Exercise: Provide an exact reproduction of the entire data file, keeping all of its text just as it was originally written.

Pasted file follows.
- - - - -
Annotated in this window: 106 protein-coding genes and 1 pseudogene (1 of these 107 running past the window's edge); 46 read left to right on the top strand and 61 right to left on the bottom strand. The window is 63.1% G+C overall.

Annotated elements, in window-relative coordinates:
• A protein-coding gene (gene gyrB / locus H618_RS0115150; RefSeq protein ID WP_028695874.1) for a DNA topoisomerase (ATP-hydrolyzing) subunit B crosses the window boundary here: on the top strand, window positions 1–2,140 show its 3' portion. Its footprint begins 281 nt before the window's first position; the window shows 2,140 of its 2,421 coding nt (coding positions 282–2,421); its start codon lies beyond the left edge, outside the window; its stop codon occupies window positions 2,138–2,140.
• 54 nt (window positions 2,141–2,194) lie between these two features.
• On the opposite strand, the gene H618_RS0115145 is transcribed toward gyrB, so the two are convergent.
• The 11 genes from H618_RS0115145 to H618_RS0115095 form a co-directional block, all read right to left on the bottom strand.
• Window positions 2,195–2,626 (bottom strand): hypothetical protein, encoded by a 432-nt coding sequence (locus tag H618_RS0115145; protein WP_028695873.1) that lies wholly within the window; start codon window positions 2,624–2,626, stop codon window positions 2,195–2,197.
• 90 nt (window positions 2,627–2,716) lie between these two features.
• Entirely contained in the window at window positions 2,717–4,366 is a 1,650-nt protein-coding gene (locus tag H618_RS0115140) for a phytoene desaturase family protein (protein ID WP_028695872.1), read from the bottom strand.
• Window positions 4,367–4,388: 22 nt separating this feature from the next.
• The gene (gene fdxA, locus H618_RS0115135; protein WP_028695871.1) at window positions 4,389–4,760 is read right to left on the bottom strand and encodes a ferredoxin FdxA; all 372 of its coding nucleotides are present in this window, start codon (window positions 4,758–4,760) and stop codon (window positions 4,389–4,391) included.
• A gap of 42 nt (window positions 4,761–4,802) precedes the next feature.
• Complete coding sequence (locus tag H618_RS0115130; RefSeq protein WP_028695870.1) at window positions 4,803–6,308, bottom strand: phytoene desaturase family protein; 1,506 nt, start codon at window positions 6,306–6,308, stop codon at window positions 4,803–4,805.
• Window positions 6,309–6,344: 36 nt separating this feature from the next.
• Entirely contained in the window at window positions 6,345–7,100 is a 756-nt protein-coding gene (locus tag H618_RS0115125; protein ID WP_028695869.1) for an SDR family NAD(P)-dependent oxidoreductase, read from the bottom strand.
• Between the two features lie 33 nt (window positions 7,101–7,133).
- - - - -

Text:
Annotated in this window: 106 protein-coding genes and 1 pseudogene (1 of these 107 running past the window's edge); 46 read left to right on the top strand and 61 right to left on the bottom strand. The window is 63.1% G+C overall.

Annotated elements, in window-relative coordinates:
• A protein-coding gene (gene gyrB / locus H618_RS0115150; RefSeq protein ID WP_028695874.1) for a DNA topoisomerase (ATP-hydrolyzing) subunit B crosses the window boundary here: on the top strand, window positions 1–2,140 show its 3' portion. Its footprint begins 281 nt before the window's first position; the window shows 2,140 of its 2,421 coding nt (coding positions 282–2,421); its start codon lies beyond the left edge, outside the window; its stop codon occupies window positions 2,138–2,140.
• 54 nt (window positions 2,141–2,194) lie between these two features.
• On the opposite strand, the gene H618_RS0115145 is transcribed toward gyrB, so the two are convergent.
• The 11 genes from H618_RS0115145 to H618_RS0115095 form a co-directional block, all read right to left on the bottom strand.
• Window positions 2,195–2,626 (bottom strand): hypothetical protein, encoded by a 432-nt coding sequence (locus tag H618_RS0115145; protein WP_028695873.1) that lies wholly within the window; start codon window positions 2,624–2,626, stop codon window positions 2,195–2,197.
• 90 nt (window positions 2,627–2,716) lie between these two features.
• Entirely contained in the window at window positions 2,717–4,366 is a 1,650-nt protein-coding gene (locus tag H618_RS0115140) for a phytoene desaturase family protein (protein ID WP_028695872.1), read from the bottom strand.
• Window positions 4,367–4,388: 22 nt separating this feature from the next.
• The gene (gene fdxA, locus H618_RS0115135; protein WP_028695871.1) at window positions 4,389–4,760 is read right to left on the bottom strand and encodes a ferredoxin FdxA; all 372 of its coding nucleotides are present in this window, start codon (window positions 4,758–4,760) and stop codon (window positions 4,389–4,391) included.
• A gap of 42 nt (window positions 4,761–4,802) precedes the next feature.
• Complete coding sequence (locus tag H618_RS0115130; RefSeq protein WP_028695870.1) at window positions 4,803–6,308, bottom strand: phytoene desaturase family protein; 1,506 nt, start codon at window positions 6,306–6,308, stop codon at window positions 4,803–4,805.
• Window positions 6,309–6,344: 36 nt separating this feature from the next.
• Entirely contained in the window at window positions 6,345–7,100 is a 756-nt protein-coding gene (locus tag H618_RS0115125; protein ID WP_028695869.1) for an SDR family NAD(P)-dependent oxidoreductase, read from the bottom strand.
• Between the two features lie 33 nt (window positions 7,101–7,133).